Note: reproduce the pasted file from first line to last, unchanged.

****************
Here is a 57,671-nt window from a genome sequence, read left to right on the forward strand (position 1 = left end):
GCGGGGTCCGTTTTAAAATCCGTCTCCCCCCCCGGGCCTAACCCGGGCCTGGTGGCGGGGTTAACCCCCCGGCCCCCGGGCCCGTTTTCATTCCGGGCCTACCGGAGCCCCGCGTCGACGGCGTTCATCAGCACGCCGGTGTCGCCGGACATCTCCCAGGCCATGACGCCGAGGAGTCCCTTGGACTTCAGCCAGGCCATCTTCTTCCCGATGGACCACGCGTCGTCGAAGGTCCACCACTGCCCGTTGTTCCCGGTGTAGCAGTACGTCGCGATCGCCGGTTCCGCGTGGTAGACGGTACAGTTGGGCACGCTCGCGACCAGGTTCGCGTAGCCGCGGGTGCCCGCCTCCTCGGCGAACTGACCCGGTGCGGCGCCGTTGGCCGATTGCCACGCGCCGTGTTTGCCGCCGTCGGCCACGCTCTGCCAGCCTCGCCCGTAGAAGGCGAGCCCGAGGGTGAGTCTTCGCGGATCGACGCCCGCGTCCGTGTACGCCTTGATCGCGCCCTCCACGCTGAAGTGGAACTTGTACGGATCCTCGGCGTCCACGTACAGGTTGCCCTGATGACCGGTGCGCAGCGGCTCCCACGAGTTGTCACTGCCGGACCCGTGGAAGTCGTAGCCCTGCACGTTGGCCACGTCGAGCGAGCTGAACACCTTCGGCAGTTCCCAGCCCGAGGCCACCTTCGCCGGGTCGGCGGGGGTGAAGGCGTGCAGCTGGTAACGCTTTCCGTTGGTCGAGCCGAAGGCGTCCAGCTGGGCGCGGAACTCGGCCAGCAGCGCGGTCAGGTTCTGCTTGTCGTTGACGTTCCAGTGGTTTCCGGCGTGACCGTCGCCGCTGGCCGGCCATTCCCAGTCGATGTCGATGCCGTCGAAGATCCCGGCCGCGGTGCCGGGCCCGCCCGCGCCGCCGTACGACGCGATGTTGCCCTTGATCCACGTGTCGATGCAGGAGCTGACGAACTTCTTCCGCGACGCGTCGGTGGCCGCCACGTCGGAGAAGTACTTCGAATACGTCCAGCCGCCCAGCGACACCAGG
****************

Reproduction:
Here is a 57,671-nt window from a genome sequence, read left to right on the forward strand (position 1 = left end):
GCGGGGTCCGTTTTAAAATCCGTCTCCCCCCCCGGGCCTAACCCGGGCCTGGTGGCGGGGTTAACCCCCCGGCCCCCGGGCCCGTTTTCATTCCGGGCCTACCGGAGCCCCGCGTCGACGGCGTTCATCAGCACGCCGGTGTCGCCGGACATCTCCCAGGCCATGACGCCGAGGAGTCCCTTGGACTTCAGCCAGGCCATCTTCTTCCCGATGGACCACGCGTCGTCGAAGGTCCACCACTGCCCGTTGTTCCCGGTGTAGCAGTACGTCGCGATCGCCGGTTCCGCGTGGTAGACGGTACAGTTGGGCACGCTCGCGACCAGGTTCGCGTAGCCGCGGGTGCCCGCCTCCTCGGCGAACTGACCCGGTGCGGCGCCGTTGGCCGATTGCCACGCGCCGTGTTTGCCGCCGTCGGCCACGCTCTGCCAGCCTCGCCCGTAGAAGGCGAGCCCGAGGGTGAGTCTTCGCGGATCGACGCCCGCGTCCGTGTACGCCTTGATCGCGCCCTCCACGCTGAAGTGGAACTTGTACGGATCCTCGGCGTCCACGTACAGGTTGCCCTGATGACCGGTGCGCAGCGGCTCCCACGAGTTGTCACTGCCGGACCCGTGGAAGTCGTAGCCCTGCACGTTGGCCACGTCGAGCGAGCTGAACACCTTCGGCAGTTCCCAGCCCGAGGCCACCTTCGCCGGGTCGGCGGGGGTGAAGGCGTGCAGCTGGTAACGCTTTCCGTTGGTCGAGCCGAAGGCGTCCAGCTGGGCGCGGAACTCGGCCAGCAGCGCGGTCAGGTTCTGCTTGTCGTTGACGTTCCAGTGGTTTCCGGCGTGACCGTCGCCGCTGGCCGGCCATTCCCAGTCGATGTCGATGCCGTCGAAGATCCCGGCCGCGGTGCCGGGCCCGCCCGCGCCGCCGTACGACGCGATGTTGCCCTTGATCCACGTGTCGATGCAGGAGCTGACGAACTTCTTCCGCGACGCGTCGGTGGCCGCCACGTCGGAGAAGTACTTCGAATACGTCCAGCCGCCCAGCGACACCAGG